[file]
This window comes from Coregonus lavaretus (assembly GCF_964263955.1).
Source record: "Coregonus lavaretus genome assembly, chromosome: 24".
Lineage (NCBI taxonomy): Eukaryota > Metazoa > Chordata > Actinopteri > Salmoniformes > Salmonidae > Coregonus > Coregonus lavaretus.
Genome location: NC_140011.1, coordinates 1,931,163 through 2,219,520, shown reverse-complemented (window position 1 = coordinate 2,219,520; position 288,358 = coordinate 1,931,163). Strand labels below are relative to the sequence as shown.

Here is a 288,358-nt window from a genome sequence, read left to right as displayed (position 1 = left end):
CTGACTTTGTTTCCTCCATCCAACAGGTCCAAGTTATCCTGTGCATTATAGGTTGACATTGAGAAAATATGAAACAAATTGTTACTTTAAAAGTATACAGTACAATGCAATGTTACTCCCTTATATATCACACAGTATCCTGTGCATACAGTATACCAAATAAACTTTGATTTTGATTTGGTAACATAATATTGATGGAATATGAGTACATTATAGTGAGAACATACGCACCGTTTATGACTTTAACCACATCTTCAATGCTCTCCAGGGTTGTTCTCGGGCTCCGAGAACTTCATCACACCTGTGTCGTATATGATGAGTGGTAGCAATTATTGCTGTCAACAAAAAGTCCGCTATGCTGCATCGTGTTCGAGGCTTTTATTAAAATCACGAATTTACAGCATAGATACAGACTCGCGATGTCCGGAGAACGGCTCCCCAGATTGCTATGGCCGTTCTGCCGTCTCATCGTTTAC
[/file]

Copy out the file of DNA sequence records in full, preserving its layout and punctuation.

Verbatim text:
This window comes from Coregonus lavaretus (assembly GCF_964263955.1).
Source record: "Coregonus lavaretus genome assembly, chromosome: 24".
Lineage (NCBI taxonomy): Eukaryota > Metazoa > Chordata > Actinopteri > Salmoniformes > Salmonidae > Coregonus > Coregonus lavaretus.
Genome location: NC_140011.1, coordinates 1,931,163 through 2,219,520, shown reverse-complemented (window position 1 = coordinate 2,219,520; position 288,358 = coordinate 1,931,163). Strand labels below are relative to the sequence as shown.

Here is a 288,358-nt window from a genome sequence, read left to right as displayed (position 1 = left end):
CTGACTTTGTTTCCTCCATCCAACAGGTCCAAGTTATCCTGTGCATTATAGGTTGACATTGAGAAAATATGAAACAAATTGTTACTTTAAAAGTATACAGTACAATGCAATGTTACTCCCTTATATATCACACAGTATCCTGTGCATACAGTATACCAAATAAACTTTGATTTTGATTTGGTAACATAATATTGATGGAATATGAGTACATTATAGTGAGAACATACGCACCGTTTATGACTTTAACCACATCTTCAATGCTCTCCAGGGTTGTTCTCGGGCTCCGAGAACTTCATCACACCTGTGTCGTATATGATGAGTGGTAGCAATTATTGCTGTCAACAAAAAGTCCGCTATGCTGCATCGTGTTCGAGGCTTTTATTAAAATCACGAATTTACAGCATAGATACAGACTCGCGATGTCCGGAGAACGGCTCCCCAGATTGCTATGGCCGTTCTGCCGTCTCATCGTTTAC